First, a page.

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Leading the Academic Department


Leading the Academic Department:

A Workshop for Chairs of Mathematical Sciences Departments

June 16-19, 2005

Washington Terrace Hotel
1515 Rhode Island Avenue, NW   Washington, DC 20005  
(866) 984-6835

Washington DC 20005

Organized by:
Arnie Ostebee, Saint Olaf College
Jon Scott, Montgomery College


This workshop is intended for department chairs who are new to the post or have years of experience.  The emphasis is on leadership; that elusive quality that chairs are expected to possess but have little opportunity to develop and refine while dealing with the day to day demands of academic administration.  This program is unique in that mathematics department chairs will have time to discuss issues and gain insights from their colleagues who are in the same positions.  

The workshop will address concepts of leadership, vision, and management as they apply to chairing a mathematical sciences department.  We will discuss many issues facing department chairs including recruitment and retention of students, curriculum change, faculty firing, retention, mentoring, and development, review, assessment, legal issues, conflict resolution, workload, adjuncts, TA’s, budgets and finance, and external support.  Sessions will focus on individual growth, time management, and balancing the demands on the chairperson.  The format will be primarily discussion sessions devoted to case studies and particular issues.  These sessions will address issues faced by new, mid-career, and long-time department chairs and provide opportunities for chairs to meet together based upon institutional profile as two-year colleges, liberal arts colleges, comprehensive state colleges and universities, and research universities.

Keynote Address:

Dennis Berkey, President of Worcester Polytechnic Institute (Friday afternoon, title tba)

Dennis D. Berkey assumed the Presidency of  WPI on July 1, 2004. Dr. Berkey received a B.A. in mathematics from Muskingum College, an M.A. in mathematics from Miami University, and a Ph.D. in mathematics from the University of Cincinnati. He joined the faculty of Boston University in 1974, chaired the Department of Mathematics from 1978 to 1983, was dean of the College of Arts and Sciences from 1987 to 2002, and twice served as university provost at BU from 1987 to 1991 and from 1996 to 2004. Dr. Berkey's published research is in applied mathematics, the theory of differential equations and optimal control.


Workshop Schedule

Click on  to expand the schedule of events for that day, or click here to view the entire schedule. Note that this schedule is subject to change.

Thursday, June 16, 2005


The discussions described below will be based on materials from Leading the Mathematical Sciences Department: A Resource for Chairs (MAA Notes 64), edited by Tina H. Straley, Marcia P. Sward and Jon W. Scott. A copy of this volume will be provided to each participant.

Case Studies

A case study is a short, one paragraph to one page description of an event that is based upon an actual occurrence.  The group will discuss possible solutions to the given situation, what action they would take, and how they would resolve the issues.  This may be followed by a more general discussion with the participants of the general issue and situations that they have confronted.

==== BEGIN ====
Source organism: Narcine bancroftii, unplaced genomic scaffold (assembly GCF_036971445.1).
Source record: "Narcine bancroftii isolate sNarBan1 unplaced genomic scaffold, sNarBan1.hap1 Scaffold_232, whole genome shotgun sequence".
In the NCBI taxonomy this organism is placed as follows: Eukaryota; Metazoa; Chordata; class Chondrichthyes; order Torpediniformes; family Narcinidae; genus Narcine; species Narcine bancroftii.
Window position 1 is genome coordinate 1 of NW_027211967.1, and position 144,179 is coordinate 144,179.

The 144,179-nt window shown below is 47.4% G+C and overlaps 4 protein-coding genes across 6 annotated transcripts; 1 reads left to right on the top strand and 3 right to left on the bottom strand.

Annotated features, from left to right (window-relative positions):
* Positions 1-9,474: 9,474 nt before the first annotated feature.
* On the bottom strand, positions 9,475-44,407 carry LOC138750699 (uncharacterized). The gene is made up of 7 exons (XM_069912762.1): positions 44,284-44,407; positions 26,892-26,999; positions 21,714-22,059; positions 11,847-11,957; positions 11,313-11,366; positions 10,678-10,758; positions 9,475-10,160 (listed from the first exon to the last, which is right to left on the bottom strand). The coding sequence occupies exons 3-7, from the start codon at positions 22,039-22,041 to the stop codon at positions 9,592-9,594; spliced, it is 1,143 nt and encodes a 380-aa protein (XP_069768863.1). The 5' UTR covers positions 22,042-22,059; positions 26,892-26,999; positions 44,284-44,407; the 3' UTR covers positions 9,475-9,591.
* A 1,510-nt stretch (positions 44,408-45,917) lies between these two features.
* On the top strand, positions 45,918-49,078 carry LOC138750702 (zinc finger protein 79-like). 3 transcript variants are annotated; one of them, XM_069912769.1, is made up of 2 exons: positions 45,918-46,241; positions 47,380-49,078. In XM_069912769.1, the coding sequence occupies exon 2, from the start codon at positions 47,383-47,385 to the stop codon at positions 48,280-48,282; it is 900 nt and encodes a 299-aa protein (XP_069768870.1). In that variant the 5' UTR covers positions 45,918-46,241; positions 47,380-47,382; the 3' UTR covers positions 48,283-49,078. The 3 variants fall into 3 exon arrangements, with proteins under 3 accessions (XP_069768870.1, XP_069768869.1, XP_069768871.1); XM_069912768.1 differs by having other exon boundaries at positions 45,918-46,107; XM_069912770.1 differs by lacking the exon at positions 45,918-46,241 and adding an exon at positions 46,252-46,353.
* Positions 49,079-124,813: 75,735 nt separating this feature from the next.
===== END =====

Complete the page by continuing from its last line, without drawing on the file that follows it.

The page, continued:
Issue Sessions

Issues sessions will focus on 2-3 issues; discussion will be spurred by 1-2 page papers on each issue.  Participants should be prepared to discuss their own experiences and questions on the specific issues. 

Discussion Leaders

  • Michael Moody, Dean of Faculty, Franklin W. Olin College of Engineering
  • Cathy Murphy, Department Head, Purdue University Calumet
  • Jimmy Solomon, Professor, Georgia Southern University
  • Catherine Williams, Department Head, Pellissippi State Technical Community College

Discussion Issues

  1. Undergraduate student recruitment, especially efforts to recruit underrepresented minority students.
  2. Graduate student enrollment (impact of having or not having a VIGRE program, foreign students vs US residents/citizens, teaching vs research assistantships or fellowships).
  3. Faculty review and merit pay.
  4. Encouraging/leading curriculum renewal (departmental buy-in, institutionalization, interdisciplinary or cross-disciplinary programs).
  5. External funding (pros, cons, ways to promote, issues in the department).
  6. Hiring and firing staff and faculty.
  7. Budgets (managing, stretching resources, strategies for increasing your budget).
  8. Graduate program issues (renewing curriculum, preparing for jobs in and outside of academe, professional masters programs, balancing the interests of the faculty).
  9. Undergraduate major (preparing for jobs, teaching, graduate school).
  10. Dependence on and enculturation of part-time faculty (adjuncts, TA's) and temporary faculty (non-tenure track, post-docs, other).
  11. Resolving conflict within the department.
  12. Managing conflict with the dean, provost, or other departments.
  13. Mentoring faculty throughout their careers.
  14. Technology in the classroom.


An email discussion group will be established for the participants and leaders of this workshop.  Additionally, a reunion meeting will be held at the Joint Mathematics Meetings in January 2006 at San Antonio where participants will have the opportunity to discuss how they have incorporated the ideas of the workshop into their position as chair.  

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